Tag: civil rights
The FBI is helping investigate a disturbing finding – a noose and Confederate flag were found on a statue of the first black student at the University of Mississippi, the New York Times reports.
Authorities are searching for two men who are believed to have committed the act of vandalism early Sunday on the main campus in Oxford.
The men were yelling racial slurs while they men defaced the statue of James Meredith, who was admitted into the school amid violence in 1962.
“These individuals chose our university’s most visible symbol of unity and educational accessibility to express their disagreement with our values,” the university’s chancellor, Daniel W. Jones, said in a statement. “Their ideas have no place here, and our response will be an even greater commitment to promoting the values that are engraved on the statue — courage, knowledge, opportunity and perseverance.”
Posted: February 19th, 2014 under News Story.
Tags: civil rights, Confederate flag, James Meredith, noose, racial slurs
The FBI has finally confirmed that a civil rights activist who disappeared while supporting Native Americans in South Dakota four decades was murdered, the Buffalo News reports.
Roy Robinson went missing after arriving at Wounded Knee to support the American Indian Movement’s fight against the federal government.
The discovery wasn’t easy for his wife, Cheryl Robinson.
Two lawyers were forced to file Freedom of Information Act requests to access the information, which shows the FBI suspected AIM was behind the murder.
“They confirm the rumors that have been floating out there for years,” said Michael Kuzma, one of the Robinson family’s lawyers. “The only missing part of the puzzle is where Ray’s buried.”
Posted: February 18th, 2014 under News Story.
Tags: AIM, civil rights, FBI, FOIA, Native Americans, South Dakota, wounded knee
Atty. Gen. Eric Holder Jr.
In a move to address decades of concerns about the protection of civil rights, the Justice Department plans to expand its definition of racial profiling to alleviate discrimination by religion, nationality, gender and sexual orientation, the New York Times reports.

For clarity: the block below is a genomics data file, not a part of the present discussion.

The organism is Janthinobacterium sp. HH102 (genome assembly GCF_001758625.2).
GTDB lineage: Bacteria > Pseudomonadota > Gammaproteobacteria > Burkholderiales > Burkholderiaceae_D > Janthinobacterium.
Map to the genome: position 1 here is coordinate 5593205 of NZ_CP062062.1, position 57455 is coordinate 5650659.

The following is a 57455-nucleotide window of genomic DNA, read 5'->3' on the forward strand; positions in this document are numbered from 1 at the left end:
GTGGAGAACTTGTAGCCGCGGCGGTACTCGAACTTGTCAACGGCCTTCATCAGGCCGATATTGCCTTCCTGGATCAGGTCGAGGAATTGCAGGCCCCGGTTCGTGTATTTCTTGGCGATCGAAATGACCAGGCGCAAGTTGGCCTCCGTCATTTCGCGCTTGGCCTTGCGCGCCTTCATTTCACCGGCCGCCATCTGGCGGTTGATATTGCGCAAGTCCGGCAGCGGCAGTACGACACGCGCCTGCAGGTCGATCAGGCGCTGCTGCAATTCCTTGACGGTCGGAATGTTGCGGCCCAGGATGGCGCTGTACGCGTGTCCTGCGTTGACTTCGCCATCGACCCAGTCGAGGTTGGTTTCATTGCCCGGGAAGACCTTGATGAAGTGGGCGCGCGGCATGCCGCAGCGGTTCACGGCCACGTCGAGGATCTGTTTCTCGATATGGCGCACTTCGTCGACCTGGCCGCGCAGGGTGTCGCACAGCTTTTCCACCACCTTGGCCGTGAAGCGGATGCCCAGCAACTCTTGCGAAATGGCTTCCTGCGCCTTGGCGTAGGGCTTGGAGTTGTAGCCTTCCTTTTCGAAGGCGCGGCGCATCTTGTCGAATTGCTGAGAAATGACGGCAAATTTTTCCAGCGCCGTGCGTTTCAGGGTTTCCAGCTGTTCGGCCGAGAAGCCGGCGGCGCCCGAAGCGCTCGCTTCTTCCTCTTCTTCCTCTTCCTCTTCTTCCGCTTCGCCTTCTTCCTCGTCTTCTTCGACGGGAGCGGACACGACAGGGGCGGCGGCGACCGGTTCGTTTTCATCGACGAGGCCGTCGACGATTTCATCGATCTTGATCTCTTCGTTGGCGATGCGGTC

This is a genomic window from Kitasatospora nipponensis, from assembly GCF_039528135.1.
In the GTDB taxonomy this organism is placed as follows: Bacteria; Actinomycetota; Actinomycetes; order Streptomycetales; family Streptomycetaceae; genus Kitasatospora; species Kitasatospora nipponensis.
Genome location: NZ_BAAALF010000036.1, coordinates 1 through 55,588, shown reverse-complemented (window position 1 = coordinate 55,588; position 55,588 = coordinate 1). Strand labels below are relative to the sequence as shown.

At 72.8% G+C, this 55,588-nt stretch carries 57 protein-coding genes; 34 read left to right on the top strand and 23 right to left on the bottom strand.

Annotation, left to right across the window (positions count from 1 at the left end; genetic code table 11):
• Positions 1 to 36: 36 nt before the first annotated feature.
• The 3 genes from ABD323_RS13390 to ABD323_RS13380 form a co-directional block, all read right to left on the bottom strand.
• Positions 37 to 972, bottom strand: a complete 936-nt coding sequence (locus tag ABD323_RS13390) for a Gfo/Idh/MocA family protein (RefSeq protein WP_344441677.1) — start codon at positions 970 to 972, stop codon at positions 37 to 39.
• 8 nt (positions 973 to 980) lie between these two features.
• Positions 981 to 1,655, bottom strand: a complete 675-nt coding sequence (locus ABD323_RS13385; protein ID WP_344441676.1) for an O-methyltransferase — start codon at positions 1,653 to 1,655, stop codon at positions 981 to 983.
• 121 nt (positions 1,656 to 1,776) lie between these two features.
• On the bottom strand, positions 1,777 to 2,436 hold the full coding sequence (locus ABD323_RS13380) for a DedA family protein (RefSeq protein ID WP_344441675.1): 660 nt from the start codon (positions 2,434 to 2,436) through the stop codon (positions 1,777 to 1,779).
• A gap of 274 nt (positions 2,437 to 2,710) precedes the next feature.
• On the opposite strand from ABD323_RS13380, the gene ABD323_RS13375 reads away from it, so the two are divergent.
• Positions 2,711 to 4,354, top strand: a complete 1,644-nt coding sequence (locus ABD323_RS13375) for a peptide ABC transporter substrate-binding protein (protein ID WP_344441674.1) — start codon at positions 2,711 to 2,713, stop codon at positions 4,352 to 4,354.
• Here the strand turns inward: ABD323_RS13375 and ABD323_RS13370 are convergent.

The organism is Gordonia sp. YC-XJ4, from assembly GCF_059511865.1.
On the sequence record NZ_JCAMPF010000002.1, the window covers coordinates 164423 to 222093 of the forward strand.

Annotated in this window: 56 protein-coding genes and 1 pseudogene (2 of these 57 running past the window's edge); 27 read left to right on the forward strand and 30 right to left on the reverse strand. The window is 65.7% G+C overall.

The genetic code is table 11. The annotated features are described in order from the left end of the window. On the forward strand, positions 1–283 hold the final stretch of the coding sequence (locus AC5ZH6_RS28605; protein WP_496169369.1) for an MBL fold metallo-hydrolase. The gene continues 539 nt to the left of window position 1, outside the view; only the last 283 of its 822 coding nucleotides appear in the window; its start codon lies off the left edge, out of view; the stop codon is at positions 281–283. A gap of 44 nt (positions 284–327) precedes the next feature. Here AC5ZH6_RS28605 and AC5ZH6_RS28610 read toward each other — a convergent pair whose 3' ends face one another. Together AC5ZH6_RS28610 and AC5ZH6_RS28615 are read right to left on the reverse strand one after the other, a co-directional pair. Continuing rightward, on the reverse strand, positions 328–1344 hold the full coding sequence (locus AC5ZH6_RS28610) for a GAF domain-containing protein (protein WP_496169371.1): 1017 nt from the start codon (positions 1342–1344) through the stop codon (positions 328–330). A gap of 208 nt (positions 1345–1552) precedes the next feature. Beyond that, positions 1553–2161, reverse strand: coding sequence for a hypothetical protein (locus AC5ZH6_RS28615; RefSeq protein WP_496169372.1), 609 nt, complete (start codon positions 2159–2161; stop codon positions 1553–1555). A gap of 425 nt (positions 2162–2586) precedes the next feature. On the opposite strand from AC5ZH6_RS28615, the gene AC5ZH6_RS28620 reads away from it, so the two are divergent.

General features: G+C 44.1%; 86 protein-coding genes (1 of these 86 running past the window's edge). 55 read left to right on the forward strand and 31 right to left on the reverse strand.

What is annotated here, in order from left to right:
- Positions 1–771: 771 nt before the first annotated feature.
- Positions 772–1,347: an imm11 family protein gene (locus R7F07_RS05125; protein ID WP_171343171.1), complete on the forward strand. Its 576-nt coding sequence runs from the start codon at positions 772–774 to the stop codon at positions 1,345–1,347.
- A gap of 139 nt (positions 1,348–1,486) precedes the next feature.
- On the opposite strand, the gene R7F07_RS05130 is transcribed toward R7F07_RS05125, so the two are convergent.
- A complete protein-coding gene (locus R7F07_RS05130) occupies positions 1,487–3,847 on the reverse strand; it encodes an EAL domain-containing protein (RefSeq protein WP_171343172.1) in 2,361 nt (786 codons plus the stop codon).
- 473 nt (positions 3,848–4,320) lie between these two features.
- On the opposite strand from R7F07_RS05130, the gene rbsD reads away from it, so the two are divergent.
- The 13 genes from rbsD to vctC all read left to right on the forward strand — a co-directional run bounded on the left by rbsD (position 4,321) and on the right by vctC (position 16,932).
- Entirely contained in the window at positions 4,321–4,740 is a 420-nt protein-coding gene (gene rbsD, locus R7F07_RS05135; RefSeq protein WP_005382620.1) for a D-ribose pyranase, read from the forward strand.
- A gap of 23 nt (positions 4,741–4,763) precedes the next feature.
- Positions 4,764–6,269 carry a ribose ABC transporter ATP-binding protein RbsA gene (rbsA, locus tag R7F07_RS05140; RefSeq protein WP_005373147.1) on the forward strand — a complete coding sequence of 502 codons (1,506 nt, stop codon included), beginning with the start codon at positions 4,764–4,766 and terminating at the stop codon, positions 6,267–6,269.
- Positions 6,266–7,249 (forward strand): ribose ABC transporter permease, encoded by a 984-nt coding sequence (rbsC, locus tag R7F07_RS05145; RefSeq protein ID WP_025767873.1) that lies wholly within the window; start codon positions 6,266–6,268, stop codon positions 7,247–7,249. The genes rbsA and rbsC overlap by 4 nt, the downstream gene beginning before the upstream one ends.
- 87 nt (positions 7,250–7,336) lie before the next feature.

Although the Bush administration banned racial profiling in 2003, it provided exclusions for national security cases and Latinos for immigration probes.
Attorney General Eric Holder wants that to change, the Times wrote.
“Putting an end to this practice not only comports with the Constitution, it would put real teeth to the F.B.I.’s claims that it wants better relationships with religious minorities,” said Hina Shamsi, a national security lawyer with the American Civil Liberties Union.
It’s unclear when the new rules will go into effect.
Posted: January 16th, 2014 under News Story.
Tags: ACLU, civil rights, DOJ, gender, Justice Department, nationality, racial profiling, religion, sexual orientation
By Editorial Board
The Arizona Republic
You might shrug off concerns about how the Border Patrol operates. After all, it’s just the border. Migrants. Smugglers. Lawbreakers.
It’s not about you and me.
Well, yes it is.
We hold police to high standards to protect everyone’s civil rights. Exempting the nation’s largest police force undermines decades of work to increase the professionalism of your local cops. What’s more, the lethal power of the Border Patrol is not limited to migrants and smugglers.
They’ve killed citizens, too.
A lack of transparency and accountability raises red flags about human rights and public safety.